But then everybody became interested in Remington Steele when Brosnan was announced as the next Bond, so NBC brought it back, and Brosnan wasn’t available to replace Moore again. And then everybody lost interest in Remington Steele, because Brosnan wasn’t going to be Bond anymore, so NBC canceled it again.
But by then, Moore had been replaced by Timothy Dalton, so Brosnan couldn’t take on the role and thought his chances were gone. But as luck would have it, Dalton resigned and Hugh Grant, Liam Neeson, and Mel Gibson all passed on the chance to replace him, so Brosnan finally got his chance to be Bond.
And there was no better way to introduce him than in the hair-raising opening scene of GoldenEye, where Bond jumps off a dam and plummets to his death, only to be saved at the last second by a bungee line.
12. Train chase in Octopussy
In Octopussy, Bond finds himself on a moving train with some bad guys and a nuclear warhead. He faces all kinds of enemies, having tussles on the roof of the speeding train, out in the open with the wind flying through his hair, and squaring off with talented knife throwers who would be better off in a circus where their skills could be used to entertain and not to kill.
As we saw in the opening scene of Skyfall, fighting on the roof of a moving train can easily turn very sour for our beloved 007, and in fact, in real life, it should turn out sour for everybody. But Bond is Bond, and in Octopussy, he manages to pull through. He’s indestructible – that’s why we love to watch him so much.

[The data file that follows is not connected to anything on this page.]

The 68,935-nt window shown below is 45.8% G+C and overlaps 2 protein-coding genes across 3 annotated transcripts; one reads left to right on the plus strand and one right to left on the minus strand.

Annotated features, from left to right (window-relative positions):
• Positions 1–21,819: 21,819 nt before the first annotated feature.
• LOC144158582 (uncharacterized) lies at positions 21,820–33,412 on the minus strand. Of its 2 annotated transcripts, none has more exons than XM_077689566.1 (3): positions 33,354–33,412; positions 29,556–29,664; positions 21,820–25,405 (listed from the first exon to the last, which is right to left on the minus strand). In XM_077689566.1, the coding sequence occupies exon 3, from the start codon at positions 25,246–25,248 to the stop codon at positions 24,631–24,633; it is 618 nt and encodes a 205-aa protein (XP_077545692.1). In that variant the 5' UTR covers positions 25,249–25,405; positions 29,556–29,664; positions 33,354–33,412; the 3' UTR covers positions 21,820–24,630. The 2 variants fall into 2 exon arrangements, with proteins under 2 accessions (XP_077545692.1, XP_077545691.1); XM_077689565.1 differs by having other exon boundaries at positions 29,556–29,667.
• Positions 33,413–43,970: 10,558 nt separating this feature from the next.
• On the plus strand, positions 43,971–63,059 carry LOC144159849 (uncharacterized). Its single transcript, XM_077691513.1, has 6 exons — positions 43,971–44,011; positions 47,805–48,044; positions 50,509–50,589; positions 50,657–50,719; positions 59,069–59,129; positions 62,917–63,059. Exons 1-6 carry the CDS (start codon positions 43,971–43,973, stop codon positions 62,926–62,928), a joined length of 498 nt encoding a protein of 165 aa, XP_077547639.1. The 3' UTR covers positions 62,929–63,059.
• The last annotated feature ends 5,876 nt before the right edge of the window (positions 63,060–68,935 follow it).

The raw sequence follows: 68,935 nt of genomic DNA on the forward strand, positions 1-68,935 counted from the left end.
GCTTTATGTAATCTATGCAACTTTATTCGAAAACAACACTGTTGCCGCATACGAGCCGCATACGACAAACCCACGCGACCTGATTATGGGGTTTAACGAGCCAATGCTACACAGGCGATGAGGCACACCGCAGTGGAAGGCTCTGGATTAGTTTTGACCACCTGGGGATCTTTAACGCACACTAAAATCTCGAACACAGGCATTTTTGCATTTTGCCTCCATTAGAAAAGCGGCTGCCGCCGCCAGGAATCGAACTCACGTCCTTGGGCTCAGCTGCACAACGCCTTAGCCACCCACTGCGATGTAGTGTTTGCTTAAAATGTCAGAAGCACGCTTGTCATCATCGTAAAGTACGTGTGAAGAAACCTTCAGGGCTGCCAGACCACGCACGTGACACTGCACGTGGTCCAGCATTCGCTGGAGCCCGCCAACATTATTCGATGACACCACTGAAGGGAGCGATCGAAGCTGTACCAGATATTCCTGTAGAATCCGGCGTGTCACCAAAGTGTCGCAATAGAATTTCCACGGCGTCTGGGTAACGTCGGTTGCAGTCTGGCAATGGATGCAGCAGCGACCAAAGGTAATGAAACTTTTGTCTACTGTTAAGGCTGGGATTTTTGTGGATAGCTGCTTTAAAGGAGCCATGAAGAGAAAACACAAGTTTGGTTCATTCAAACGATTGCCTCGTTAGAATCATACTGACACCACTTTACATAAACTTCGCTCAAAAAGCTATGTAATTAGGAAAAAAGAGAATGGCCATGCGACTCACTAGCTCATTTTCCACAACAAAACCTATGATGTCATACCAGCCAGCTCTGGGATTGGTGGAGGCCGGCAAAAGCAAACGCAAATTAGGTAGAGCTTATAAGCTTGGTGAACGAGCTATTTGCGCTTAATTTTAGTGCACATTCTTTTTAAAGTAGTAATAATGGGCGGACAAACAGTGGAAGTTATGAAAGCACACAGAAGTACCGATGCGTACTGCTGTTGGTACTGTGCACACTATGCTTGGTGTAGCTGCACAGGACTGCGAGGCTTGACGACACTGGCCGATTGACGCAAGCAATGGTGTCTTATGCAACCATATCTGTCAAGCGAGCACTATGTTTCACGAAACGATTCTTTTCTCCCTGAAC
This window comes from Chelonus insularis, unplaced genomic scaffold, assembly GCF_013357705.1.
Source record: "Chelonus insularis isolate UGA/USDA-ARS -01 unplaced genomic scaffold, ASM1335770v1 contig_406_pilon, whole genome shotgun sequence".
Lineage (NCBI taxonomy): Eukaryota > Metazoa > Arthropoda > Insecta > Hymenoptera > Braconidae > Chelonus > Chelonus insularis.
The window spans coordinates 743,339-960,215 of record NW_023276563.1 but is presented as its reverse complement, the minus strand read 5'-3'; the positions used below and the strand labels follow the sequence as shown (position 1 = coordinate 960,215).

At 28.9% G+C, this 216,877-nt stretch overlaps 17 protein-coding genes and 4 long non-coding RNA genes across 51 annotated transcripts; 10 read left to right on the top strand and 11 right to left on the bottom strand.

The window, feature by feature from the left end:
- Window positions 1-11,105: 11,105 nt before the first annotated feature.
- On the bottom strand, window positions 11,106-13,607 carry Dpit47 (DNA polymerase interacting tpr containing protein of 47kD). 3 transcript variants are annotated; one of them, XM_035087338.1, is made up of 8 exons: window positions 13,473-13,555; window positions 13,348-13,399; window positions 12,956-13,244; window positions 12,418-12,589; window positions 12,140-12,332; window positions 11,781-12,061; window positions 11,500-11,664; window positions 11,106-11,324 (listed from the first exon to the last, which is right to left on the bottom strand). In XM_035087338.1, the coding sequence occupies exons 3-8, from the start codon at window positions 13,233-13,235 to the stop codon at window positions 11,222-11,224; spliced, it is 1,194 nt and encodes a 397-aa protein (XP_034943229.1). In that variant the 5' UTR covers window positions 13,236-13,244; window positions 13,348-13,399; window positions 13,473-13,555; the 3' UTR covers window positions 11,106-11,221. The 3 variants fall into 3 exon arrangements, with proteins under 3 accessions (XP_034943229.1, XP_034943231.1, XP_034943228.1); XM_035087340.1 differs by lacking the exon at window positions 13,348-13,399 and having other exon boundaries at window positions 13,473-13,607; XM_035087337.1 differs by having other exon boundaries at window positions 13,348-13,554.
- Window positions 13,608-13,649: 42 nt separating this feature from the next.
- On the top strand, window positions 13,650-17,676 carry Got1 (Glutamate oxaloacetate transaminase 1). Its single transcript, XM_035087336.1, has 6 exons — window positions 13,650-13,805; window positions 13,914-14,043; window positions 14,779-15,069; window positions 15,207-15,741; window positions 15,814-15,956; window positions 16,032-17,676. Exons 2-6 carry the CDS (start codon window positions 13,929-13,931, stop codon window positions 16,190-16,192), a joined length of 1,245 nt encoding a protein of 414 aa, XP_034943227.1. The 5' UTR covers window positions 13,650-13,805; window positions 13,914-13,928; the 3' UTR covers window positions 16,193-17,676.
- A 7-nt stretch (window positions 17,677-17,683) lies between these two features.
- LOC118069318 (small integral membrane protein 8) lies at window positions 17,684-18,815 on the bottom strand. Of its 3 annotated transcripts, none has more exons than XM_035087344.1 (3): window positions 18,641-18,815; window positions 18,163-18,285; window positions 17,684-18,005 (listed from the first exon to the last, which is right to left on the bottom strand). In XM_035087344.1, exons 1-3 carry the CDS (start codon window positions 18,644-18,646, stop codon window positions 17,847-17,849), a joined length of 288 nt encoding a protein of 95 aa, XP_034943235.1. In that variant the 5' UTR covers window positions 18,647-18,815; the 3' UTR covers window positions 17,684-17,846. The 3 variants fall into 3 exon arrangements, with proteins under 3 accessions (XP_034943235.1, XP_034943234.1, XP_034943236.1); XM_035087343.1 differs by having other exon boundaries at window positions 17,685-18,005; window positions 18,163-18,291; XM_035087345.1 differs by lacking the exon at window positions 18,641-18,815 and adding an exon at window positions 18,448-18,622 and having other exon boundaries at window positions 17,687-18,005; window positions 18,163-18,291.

11. Hotel explosion in Quantum of Solace
Quantum of Solace is perhaps the worst reviewed James Bond movie in history. The critics described it as “a mess,” “incomprehensible,” and “a disappointment.” It’s also been ranked as the most violent Bond movie, following a study in New Zealand that found it to feature 250 “trivial or severely violent” acts, more than any other Bond film.
In the movie’s climax, Bond blows up an entire hotel – a hotel that’s full of volatile fuel cells – and makes it out with barely a scrape. And then he leaves the bad guy out in the desert with nothing but a can of engine oil, curious about whether or not he’ll get thirsty enough to drink it, which is a little questionable, but that’s a debate for another time.
10. Faced with a barrage of bullets in On Her Majesty’s Secret Service
The end of On Her Majesty’s Secret Service is one of the most emotional and genuine moments in the entire James Bond franchise. Until then, we’d seen Bond girls come and go with no real romantic or lasting connection. They’re usually just archetypal femme fatales. But in On Her Majesty’s Secret Service, Bond actually falls in love and marries a woman named Tracy.